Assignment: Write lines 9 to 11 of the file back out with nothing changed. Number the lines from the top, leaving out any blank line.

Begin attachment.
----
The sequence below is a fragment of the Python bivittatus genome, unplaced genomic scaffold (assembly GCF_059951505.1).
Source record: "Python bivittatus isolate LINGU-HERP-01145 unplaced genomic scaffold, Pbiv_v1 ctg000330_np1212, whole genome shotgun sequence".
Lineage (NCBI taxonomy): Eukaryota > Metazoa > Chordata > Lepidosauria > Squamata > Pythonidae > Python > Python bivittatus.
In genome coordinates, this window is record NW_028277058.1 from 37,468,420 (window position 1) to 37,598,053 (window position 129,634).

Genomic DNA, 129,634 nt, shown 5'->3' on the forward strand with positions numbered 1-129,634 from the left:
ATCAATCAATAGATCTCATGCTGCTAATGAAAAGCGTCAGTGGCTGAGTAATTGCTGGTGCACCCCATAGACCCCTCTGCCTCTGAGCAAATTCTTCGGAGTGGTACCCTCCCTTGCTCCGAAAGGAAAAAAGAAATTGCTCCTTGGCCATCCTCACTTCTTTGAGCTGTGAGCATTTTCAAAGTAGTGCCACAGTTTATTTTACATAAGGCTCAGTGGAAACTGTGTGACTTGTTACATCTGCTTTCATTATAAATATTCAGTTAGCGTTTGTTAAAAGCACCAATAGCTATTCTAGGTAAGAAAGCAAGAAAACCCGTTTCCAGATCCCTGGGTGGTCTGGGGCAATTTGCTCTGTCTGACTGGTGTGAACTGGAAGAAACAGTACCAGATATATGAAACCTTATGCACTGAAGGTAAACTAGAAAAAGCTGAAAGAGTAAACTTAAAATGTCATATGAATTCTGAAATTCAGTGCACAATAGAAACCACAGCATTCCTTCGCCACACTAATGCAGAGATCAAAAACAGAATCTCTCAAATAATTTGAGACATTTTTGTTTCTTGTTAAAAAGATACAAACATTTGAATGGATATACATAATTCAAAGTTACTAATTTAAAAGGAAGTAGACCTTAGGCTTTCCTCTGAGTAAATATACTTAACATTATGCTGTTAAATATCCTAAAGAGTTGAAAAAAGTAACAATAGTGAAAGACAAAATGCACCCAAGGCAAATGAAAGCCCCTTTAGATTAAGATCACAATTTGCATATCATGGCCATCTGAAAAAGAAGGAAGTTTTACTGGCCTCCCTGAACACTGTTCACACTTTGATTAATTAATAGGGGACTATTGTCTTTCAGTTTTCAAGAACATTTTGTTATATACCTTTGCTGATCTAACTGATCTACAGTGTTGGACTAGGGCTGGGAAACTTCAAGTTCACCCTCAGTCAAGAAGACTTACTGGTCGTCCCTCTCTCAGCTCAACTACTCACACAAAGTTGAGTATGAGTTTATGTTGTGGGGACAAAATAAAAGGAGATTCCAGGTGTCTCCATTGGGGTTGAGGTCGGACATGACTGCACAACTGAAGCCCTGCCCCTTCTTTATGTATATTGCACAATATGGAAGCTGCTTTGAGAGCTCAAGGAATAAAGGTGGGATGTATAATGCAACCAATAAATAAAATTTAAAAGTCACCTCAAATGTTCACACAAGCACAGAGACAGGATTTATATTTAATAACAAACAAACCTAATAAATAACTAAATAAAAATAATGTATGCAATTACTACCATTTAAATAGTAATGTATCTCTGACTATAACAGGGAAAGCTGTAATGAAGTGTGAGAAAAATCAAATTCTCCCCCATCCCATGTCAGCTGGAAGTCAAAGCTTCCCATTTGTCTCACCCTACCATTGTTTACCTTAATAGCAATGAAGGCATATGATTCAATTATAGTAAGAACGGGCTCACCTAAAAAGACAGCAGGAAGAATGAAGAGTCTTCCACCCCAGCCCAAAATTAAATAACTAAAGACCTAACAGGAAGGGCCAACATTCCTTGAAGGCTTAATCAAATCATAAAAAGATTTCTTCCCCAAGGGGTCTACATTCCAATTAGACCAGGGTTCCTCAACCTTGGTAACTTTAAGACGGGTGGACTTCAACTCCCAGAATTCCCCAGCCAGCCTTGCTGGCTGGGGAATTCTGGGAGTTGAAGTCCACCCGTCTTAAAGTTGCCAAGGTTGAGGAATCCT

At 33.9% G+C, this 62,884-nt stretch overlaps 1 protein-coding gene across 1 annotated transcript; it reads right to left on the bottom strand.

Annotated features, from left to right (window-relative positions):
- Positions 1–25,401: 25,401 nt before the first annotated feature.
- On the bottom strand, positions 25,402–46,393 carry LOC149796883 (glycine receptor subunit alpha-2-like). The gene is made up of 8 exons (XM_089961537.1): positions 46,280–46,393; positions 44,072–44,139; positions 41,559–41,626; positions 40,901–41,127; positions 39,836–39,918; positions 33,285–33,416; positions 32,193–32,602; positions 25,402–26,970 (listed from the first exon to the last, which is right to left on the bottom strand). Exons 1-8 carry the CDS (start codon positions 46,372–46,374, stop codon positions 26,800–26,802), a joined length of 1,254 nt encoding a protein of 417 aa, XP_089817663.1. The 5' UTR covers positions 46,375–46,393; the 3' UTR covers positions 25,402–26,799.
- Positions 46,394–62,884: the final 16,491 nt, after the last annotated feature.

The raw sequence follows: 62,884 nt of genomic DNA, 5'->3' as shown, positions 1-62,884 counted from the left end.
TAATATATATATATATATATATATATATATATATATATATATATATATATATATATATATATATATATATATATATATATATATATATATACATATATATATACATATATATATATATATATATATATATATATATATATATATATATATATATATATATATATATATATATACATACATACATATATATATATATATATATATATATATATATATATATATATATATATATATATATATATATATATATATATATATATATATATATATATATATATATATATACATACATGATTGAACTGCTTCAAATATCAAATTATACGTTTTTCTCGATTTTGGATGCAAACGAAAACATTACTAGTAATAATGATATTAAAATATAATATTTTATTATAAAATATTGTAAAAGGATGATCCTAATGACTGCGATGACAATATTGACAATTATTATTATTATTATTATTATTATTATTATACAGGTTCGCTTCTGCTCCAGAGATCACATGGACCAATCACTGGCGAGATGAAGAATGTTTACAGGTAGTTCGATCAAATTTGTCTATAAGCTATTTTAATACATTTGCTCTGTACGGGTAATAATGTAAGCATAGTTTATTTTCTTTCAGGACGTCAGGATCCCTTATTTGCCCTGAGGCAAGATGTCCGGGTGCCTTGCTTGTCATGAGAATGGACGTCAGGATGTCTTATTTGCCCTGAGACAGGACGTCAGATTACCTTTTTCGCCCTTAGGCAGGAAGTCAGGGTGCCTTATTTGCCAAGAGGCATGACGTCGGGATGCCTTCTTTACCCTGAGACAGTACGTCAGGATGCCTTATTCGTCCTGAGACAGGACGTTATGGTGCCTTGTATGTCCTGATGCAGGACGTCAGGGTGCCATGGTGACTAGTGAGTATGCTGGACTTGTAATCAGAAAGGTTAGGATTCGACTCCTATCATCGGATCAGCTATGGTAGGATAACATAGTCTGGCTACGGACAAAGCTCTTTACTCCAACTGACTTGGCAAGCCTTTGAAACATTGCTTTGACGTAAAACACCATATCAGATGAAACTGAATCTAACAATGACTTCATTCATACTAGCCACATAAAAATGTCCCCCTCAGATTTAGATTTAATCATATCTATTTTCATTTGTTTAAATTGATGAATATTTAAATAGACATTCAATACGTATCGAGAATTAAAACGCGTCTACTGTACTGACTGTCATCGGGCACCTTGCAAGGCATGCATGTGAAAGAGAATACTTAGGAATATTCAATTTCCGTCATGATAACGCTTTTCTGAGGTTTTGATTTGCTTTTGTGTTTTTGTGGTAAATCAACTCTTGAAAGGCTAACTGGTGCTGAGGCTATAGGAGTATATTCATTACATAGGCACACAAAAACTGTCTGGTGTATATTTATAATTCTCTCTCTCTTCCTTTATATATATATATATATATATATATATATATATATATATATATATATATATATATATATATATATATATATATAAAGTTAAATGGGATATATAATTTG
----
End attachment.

- Positions 1–25,401: 25,401 nt before the first annotated feature.
- On the bottom strand, positions 25,402–46,393 carry LOC149796883 (glycine receptor subunit alpha-2-like). The gene is made up of 8 exons (XM_089961537.1): positions 46,280–46,393; positions 44,072–44,139; positions 41,559–41,626; positions 40,901–41,127; positions 39,836–39,918; positions 33,285–33,416; positions 32,193–32,602; positions 25,402–26,970 (listed from the first exon to the last, which is right to left on the bottom strand). Exons 1-8 carry the CDS (start codon positions 46,372–46,374, stop codon positions 26,800–26,802), a joined length of 1,254 nt encoding a protein of 417 aa, XP_089817663.1. The 5' UTR covers positions 46,375–46,393; the 3' UTR covers positions 25,402–26,799.
- Positions 46,394–62,884: the final 16,491 nt, after the last annotated feature.